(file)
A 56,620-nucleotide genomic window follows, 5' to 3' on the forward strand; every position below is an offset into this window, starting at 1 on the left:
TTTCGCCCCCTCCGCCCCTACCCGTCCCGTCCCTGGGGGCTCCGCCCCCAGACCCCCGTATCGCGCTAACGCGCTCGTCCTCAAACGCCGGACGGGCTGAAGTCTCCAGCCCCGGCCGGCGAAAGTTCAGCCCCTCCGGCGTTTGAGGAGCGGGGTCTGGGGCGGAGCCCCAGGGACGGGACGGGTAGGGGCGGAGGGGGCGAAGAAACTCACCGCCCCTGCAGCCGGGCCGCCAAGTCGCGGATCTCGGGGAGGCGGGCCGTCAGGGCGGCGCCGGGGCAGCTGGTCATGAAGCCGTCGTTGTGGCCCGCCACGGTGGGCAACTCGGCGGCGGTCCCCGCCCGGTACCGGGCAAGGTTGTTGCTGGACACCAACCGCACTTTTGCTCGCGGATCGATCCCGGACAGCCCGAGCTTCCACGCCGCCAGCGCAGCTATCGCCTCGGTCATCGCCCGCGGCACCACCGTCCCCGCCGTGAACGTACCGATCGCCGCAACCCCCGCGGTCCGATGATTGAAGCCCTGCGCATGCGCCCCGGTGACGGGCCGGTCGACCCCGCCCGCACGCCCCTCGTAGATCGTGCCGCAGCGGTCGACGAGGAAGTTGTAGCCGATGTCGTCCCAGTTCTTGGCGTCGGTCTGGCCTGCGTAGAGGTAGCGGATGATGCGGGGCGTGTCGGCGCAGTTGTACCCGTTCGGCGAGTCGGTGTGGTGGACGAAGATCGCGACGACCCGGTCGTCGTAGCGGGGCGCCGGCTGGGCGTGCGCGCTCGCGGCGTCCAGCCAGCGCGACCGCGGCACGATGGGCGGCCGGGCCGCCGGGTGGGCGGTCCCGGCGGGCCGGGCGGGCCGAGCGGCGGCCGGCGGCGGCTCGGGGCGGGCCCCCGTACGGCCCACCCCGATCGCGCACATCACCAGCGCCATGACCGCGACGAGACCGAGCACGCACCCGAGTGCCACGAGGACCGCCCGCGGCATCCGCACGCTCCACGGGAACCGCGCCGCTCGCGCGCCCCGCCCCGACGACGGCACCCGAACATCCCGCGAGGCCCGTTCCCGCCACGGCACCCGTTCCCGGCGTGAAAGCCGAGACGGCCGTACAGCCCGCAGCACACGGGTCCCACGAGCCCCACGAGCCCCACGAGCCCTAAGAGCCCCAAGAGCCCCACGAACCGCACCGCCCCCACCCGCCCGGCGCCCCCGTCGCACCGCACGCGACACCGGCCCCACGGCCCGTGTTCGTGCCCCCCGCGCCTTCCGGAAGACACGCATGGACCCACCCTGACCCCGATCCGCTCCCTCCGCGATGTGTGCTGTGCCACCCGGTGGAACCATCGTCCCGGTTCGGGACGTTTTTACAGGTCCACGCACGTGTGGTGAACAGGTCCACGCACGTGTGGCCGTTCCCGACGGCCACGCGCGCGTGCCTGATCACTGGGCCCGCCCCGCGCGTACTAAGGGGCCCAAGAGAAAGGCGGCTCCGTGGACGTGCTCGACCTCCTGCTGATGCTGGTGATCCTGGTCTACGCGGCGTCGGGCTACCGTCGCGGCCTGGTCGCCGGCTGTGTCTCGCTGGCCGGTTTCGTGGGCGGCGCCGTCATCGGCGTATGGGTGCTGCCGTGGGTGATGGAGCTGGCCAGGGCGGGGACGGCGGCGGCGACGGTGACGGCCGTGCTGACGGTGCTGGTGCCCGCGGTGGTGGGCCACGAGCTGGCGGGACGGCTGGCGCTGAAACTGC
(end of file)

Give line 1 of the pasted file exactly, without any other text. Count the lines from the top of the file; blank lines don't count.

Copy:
A 56,620-nucleotide genomic window follows, 5' to 3' on the forward strand; every position below is an offset into this window, starting at 1 on the left: